“Let's Smash It!” Mobilizing the Masses against the Demon Drink in Soviet-Era Health Posters
The problem of drink and the consumption of alcohol, especially vodka, and its consequences in prerevolutionary and Soviet Russia have been well documented. Furthermore, historians of Russia have also analyzed the role of posters as a form of propaganda or as a means of generating support
for the policies of the Soviet state. However, with the exception of Laura Bernstein and Tricia Starks, very few specialists on the Soviet era have explored the link between the two. This article aims to fill the gap by using visual illustrations to analyze the anti-alcohol health text and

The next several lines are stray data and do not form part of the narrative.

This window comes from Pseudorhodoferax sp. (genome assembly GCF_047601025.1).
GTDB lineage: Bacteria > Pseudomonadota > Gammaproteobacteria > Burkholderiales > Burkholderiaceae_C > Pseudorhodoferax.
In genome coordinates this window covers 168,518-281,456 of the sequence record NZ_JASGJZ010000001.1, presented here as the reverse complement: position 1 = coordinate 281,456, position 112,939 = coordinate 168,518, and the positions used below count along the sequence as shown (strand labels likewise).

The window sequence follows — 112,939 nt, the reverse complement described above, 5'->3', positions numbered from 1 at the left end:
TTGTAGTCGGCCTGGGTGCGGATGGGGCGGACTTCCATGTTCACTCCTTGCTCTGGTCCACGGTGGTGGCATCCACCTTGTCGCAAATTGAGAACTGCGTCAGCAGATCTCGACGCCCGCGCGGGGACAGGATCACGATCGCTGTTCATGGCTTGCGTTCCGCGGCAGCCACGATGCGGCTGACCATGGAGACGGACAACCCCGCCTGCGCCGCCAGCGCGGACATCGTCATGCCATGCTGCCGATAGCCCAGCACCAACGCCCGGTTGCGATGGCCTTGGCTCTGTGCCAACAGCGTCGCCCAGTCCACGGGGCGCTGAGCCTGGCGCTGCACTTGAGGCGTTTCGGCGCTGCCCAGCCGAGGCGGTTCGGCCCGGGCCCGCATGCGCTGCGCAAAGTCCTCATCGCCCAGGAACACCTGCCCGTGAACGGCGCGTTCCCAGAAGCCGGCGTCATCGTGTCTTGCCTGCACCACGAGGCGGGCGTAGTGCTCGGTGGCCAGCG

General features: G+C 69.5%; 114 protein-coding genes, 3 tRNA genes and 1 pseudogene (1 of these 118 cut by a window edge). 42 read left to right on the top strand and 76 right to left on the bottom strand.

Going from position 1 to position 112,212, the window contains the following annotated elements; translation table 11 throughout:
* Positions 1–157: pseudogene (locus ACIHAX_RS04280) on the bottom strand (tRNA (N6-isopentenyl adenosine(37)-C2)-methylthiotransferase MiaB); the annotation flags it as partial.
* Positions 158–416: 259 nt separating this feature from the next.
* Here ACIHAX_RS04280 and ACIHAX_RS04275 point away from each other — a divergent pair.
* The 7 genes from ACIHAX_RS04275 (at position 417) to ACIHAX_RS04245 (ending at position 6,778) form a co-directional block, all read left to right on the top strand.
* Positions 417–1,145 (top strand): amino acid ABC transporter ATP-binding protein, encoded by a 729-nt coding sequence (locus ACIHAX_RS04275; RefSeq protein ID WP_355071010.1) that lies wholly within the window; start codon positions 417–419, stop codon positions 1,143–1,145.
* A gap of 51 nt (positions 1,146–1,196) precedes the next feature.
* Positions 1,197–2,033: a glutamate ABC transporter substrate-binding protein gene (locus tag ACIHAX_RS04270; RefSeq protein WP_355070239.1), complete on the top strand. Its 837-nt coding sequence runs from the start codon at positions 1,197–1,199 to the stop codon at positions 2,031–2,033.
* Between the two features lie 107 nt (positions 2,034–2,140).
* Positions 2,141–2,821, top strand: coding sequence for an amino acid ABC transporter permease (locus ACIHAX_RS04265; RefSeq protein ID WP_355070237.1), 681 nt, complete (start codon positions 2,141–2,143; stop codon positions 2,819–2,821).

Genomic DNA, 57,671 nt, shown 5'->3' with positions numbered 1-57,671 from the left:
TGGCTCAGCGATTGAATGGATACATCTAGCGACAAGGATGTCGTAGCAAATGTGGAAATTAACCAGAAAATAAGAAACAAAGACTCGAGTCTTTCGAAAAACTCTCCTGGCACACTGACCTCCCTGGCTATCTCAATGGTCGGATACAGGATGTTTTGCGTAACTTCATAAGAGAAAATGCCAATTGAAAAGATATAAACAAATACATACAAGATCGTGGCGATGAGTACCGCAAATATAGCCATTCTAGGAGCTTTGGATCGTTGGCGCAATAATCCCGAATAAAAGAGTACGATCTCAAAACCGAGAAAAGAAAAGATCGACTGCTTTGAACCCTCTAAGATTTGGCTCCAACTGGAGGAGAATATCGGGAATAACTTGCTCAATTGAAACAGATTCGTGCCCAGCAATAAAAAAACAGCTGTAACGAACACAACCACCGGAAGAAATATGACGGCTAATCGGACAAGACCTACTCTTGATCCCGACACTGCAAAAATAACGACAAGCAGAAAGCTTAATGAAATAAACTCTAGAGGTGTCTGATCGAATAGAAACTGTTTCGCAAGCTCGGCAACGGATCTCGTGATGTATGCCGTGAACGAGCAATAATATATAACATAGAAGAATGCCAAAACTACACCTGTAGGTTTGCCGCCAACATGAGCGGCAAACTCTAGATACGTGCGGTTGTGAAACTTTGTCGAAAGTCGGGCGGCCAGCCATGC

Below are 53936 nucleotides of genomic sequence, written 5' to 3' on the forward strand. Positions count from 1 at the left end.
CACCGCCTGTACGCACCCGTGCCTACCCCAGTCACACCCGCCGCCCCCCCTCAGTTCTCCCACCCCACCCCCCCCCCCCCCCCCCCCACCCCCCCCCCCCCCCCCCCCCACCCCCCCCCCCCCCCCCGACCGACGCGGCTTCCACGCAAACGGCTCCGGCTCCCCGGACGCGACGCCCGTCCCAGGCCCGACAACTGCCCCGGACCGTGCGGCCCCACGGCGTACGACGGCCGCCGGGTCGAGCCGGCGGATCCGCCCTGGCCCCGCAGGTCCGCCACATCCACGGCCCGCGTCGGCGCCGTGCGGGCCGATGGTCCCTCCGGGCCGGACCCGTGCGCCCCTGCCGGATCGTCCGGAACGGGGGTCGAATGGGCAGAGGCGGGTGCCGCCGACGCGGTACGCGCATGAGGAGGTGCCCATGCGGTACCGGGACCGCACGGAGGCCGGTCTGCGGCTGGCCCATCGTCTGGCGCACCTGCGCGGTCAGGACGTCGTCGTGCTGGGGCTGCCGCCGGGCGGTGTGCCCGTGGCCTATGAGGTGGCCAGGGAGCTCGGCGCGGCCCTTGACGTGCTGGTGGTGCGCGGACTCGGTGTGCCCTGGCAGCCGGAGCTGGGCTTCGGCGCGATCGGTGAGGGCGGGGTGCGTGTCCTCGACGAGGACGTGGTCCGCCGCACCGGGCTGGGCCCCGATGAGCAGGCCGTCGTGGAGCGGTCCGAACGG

messages in Soviet posters from the 1920s to the end of the Union of Soviet Socialist Republics (USSR). The issues explored include: the historical context and other factors and how they shaped the content of the posters; the way posters were employed by the Ministry of Public Health and Soviet
leadership to create a new way of life (novyi byt); how far and in what way these posters are a sign of the key health problems highlighted by the Soviet state and medical profession; and the types of appeal made. Finally, a critical assessment will be undertaken of the impact and effectiveness
of these posters as part of a broader campaign of Soviet health promotion in relation to drink and alcoholism in Soviet Russia.